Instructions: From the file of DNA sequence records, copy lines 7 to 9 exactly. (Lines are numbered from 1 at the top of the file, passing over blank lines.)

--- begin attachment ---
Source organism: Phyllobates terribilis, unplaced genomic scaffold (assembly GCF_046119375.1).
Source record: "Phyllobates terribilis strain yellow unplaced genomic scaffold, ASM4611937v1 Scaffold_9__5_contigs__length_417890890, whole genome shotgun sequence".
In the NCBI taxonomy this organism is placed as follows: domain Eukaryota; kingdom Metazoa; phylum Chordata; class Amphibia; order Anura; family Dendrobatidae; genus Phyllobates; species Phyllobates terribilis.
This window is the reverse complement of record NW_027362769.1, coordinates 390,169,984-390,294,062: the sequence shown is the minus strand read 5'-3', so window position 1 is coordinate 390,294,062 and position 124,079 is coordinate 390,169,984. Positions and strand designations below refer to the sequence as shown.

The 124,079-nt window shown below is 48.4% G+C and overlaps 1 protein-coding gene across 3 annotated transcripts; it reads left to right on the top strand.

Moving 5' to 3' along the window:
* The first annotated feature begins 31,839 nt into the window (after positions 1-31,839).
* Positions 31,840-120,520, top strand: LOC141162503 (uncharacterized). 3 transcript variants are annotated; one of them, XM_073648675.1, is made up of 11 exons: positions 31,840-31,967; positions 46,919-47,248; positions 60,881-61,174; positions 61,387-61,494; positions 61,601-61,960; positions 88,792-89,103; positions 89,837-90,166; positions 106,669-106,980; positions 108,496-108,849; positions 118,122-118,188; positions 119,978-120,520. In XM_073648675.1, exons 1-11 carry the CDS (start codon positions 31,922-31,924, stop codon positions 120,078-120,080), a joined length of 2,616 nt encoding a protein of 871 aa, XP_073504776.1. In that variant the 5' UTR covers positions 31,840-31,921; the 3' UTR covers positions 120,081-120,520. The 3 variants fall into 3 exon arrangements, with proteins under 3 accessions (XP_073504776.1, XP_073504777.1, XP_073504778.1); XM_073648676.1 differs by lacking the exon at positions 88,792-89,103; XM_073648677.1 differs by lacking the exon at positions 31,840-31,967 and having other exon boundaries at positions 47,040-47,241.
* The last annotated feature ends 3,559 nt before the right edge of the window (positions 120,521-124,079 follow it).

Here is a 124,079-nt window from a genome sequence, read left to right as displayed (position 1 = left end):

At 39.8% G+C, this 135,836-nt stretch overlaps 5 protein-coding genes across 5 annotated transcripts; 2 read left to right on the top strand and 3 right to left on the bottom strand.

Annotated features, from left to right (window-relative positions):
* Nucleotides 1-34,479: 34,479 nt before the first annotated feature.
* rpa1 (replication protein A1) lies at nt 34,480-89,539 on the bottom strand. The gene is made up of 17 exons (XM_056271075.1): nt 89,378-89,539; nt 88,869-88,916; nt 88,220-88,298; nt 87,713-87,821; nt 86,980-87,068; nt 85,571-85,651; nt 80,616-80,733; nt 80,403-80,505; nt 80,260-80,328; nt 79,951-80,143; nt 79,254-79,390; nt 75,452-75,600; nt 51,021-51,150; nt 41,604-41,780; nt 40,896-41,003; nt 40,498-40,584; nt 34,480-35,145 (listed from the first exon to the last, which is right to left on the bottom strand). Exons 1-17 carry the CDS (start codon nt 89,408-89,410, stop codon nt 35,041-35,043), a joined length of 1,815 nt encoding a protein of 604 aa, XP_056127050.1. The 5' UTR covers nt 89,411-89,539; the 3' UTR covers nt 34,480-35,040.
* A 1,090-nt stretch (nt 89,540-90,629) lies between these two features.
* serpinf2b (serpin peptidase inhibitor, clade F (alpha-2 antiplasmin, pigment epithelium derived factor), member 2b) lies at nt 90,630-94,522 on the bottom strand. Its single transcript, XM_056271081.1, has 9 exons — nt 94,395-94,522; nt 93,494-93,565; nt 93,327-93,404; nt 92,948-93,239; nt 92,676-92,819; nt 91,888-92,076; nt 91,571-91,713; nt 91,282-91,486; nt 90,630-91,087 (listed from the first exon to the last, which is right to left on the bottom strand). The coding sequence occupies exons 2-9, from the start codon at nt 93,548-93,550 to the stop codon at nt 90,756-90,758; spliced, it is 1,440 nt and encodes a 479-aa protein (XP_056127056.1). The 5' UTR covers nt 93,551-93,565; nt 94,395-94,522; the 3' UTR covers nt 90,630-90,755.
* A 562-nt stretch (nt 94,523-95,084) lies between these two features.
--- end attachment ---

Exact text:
* The first annotated feature begins 31,839 nt into the window (after positions 1-31,839).
* Positions 31,840-120,520, top strand: LOC141162503 (uncharacterized). 3 transcript variants are annotated; one of them, XM_073648675.1, is made up of 11 exons: positions 31,840-31,967; positions 46,919-47,248; positions 60,881-61,174; positions 61,387-61,494; positions 61,601-61,960; positions 88,792-89,103; positions 89,837-90,166; positions 106,669-106,980; positions 108,496-108,849; positions 118,122-118,188; positions 119,978-120,520. In XM_073648675.1, exons 1-11 carry the CDS (start codon positions 31,922-31,924, stop codon positions 120,078-120,080), a joined length of 2,616 nt encoding a protein of 871 aa, XP_073504776.1. In that variant the 5' UTR covers positions 31,840-31,921; the 3' UTR covers positions 120,081-120,520. The 3 variants fall into 3 exon arrangements, with proteins under 3 accessions (XP_073504776.1, XP_073504777.1, XP_073504778.1); XM_073648676.1 differs by lacking the exon at positions 88,792-89,103; XM_073648677.1 differs by lacking the exon at positions 31,840-31,967 and having other exon boundaries at positions 47,040-47,241.
* The last annotated feature ends 3,559 nt before the right edge of the window (positions 120,521-124,079 follow it).